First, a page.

Then when players are actually on the quest chain, not every step has to be fully voiced. There are numerous other, more intuitive ways to provide exposition of plot of story alongside game-play. Text pop-ups, item descriptions, brief cut-scenes or boss quotes..a designer has a lot of options here. Don't make the player run back and forth between NPCs purely for a stage of the quests update, don't be afraid to have the quest unfold before the player and have them propel it forward (we do after all want our players to feel like heroes, and it has always struck me as slightly counter intuitive to that goal, that we have traditionally sent the players back to another character, on order for that character to tell them what to do! As if the player, a hero after all, isn't capable of such weighty decisions...of course it might make sense for some stories for that to be the case, but not all of them as we see nowadays..anyway...digressing again...)

An MMO might be a much more enjoyable experience if rather than having those traditional twenty diverse, unrelated sets of quests from a given location, you two ten step quest sequences that were 'topped' and 'tailed' with really good cut-scenes or dialogues that provided a context for what was happening, and then used less intrusive methods to update you on progress throughout the actual game-play, and not just sent you back and forth for instruction.

If you follow that principle consistently and effectively create a format that the player can become comfortable with then it might just be possible that you can fulfill both your storytelling desires as a designer, and not fall foul of the mentality that drives a player to want to skip quest text and the like. Don't just view the players choices as errant behavior that has to be corrected, try and understand the underlying motivations and work with that to create the best experience possible.

So while these suggestion use exactly the same mechanics, you should be able to organise ad present them in such a way that allows us, as designers, to craft a more compelling experience, while not disturbing the flow of a players game session in ways they might not appreciate.

The more traditional approach...

Lastly you could of course just do all twenty quests alone, and voice the whole thing, each and every quest gets the full voice experience, and all are independent of each other. Sounds great no? Lots of quests with great voice work, has to be good!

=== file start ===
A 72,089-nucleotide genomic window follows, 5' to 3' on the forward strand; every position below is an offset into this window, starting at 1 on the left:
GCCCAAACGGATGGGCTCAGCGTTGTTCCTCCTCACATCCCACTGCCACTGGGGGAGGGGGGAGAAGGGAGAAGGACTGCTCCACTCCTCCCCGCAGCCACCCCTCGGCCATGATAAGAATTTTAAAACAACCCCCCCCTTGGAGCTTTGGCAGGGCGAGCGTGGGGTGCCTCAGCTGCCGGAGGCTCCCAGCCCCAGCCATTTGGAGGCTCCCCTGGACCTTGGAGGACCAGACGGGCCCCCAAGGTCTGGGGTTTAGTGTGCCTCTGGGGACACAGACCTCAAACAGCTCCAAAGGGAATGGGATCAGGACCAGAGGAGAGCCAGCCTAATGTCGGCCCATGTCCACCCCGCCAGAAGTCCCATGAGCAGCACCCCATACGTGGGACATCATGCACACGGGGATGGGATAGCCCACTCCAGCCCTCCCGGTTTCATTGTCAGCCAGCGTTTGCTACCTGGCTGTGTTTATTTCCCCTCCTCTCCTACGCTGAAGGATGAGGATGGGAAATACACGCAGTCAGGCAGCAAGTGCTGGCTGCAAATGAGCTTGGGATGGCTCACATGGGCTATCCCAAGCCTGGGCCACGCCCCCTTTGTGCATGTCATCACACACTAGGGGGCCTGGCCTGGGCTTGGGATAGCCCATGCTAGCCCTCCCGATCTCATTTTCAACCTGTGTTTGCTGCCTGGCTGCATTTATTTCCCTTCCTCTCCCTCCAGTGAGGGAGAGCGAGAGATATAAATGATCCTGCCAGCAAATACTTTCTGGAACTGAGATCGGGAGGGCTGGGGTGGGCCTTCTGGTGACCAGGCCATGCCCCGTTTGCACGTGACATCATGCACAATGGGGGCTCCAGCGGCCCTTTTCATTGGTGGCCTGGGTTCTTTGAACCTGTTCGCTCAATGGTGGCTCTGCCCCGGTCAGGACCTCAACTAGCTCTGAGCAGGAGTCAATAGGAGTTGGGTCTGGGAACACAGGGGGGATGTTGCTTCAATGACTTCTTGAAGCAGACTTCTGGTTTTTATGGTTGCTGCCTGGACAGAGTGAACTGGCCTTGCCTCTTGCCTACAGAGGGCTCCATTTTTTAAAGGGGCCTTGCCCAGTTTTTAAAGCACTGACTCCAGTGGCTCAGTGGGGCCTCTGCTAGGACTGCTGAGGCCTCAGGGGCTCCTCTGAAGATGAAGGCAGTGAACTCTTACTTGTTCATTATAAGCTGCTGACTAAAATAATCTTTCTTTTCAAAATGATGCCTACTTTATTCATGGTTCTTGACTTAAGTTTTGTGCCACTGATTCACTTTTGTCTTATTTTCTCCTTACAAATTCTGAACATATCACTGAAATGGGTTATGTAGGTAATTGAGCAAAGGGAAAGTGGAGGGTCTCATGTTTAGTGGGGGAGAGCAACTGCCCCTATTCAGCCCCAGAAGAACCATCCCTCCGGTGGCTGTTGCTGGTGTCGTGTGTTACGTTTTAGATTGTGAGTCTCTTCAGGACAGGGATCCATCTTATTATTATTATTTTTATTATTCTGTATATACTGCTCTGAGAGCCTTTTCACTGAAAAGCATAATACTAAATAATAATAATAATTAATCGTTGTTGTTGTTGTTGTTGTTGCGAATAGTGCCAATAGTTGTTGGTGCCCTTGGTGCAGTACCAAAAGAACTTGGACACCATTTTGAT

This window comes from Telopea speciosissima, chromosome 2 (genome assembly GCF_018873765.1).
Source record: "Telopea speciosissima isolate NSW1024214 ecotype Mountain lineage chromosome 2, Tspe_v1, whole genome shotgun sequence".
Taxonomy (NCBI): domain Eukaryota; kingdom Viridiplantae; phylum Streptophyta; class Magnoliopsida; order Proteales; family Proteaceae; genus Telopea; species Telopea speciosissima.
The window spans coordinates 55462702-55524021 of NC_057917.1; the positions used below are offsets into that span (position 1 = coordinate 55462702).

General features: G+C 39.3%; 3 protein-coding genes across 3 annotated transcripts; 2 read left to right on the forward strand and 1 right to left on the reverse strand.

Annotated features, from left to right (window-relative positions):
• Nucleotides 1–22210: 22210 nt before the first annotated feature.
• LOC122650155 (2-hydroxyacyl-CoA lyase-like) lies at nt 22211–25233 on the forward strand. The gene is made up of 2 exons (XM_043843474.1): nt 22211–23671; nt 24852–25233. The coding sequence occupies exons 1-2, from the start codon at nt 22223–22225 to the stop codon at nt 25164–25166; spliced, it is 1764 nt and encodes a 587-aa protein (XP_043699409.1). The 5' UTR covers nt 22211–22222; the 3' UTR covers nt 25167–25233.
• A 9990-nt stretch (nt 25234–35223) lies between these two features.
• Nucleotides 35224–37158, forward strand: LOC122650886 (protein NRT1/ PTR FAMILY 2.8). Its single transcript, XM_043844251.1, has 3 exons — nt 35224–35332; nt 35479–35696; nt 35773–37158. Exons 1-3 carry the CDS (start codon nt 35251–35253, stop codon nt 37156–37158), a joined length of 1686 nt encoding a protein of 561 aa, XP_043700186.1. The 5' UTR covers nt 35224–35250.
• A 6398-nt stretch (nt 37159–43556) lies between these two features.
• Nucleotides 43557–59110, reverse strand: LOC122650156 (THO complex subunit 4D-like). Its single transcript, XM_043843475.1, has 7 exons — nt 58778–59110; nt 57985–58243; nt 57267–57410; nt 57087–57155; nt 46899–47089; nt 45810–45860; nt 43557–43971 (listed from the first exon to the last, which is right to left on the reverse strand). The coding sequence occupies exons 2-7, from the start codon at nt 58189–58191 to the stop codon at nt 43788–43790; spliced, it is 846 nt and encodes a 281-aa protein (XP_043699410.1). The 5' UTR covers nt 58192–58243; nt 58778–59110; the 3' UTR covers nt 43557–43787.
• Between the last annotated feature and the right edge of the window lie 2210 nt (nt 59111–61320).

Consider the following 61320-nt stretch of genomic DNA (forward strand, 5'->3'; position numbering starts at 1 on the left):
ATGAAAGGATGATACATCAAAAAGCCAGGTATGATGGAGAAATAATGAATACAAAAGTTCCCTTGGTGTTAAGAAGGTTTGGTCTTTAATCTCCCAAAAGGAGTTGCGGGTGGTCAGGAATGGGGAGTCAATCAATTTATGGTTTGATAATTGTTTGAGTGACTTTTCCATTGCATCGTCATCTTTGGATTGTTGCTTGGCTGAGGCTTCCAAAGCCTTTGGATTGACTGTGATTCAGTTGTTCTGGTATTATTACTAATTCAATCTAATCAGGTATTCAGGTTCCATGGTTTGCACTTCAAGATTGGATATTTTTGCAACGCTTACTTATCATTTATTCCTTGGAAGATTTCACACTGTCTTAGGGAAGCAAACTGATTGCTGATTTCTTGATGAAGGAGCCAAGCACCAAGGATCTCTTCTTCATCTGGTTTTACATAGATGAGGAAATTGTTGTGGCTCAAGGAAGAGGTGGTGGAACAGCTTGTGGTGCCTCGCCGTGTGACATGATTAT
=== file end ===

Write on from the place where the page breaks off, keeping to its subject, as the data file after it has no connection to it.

..or does it...

This means you go the more traditional route and had each of the twenty independent (and probably more 'filler' or standard) parts of the quest individually voiced with just an explanation of why they want you to kill x of y, fetch z, or speak to a certain NPC....sound familiar?

...is it really any better just because you voiced the NPC?

...see where I am going with this?

Again, given the length of the average quest in an MMO you will end up falling foul of the 'stop / start' problem again. Then it runs the risk of just ending up feeling a little hollow despite the mechanics being almost identical, and falls foul of the progression challenge.

Quite simply you end up interrupting the payer too often during their experience. You haven't used the potential of voice and cut-scenes to actually drive the player experience. You have just used it to fill into the traditional model in a way that your players might not even appreciate.

To compound matters, from a resource point of view, this last option might even cost far more in voice-over!

More isn't always better, the smart use of resources can often actually create a more compelling game-play experience...

...something I think that will play out a lot more as the genre continues to develop and evolve...

In Closing...

This is something that I really think designers and developers will have to really tackle as the MMO genre develops. I am not saying that my observations are the only point of view (far from it, as always), but I think it is a very interesting discussion, and one that we have all the time in development studios (often without realising we are actually talking about this issue!)

The desire of the designer to entertain and lead a player on a journey will always be slightly at odds with some of the motivations that players find in MMO gameplay. We will design better games when we acknowledge and embrace that, remembering that as a medium, these games rely on the input of the user, and in that respect it is uniquely different from a passive medium like a book or a movie. In essence we have to respect the fact that our audience interacts with our creations dynamically, and that the progression we provide has to be balanced, and be on their terms as well as ours!

I also think that ultimately our players want us to do this. They really wish we could get this right. Maybe I am wrong, and feel free to suitably scold me in the comments for speaking for the players voice, but I have always believed that players genuinely do not have anything against story being more important, or an MMO having better, more dynamic events, even if they can't happen all the time, but they also want us, as developers, to let them get on and play on occasion as well. Players want us to find that balance as well.

All too often I hear designers say 'I want the player to do...' when what we should be saying is 'I want the player to want to do...', that's a difference worth bearing in mind!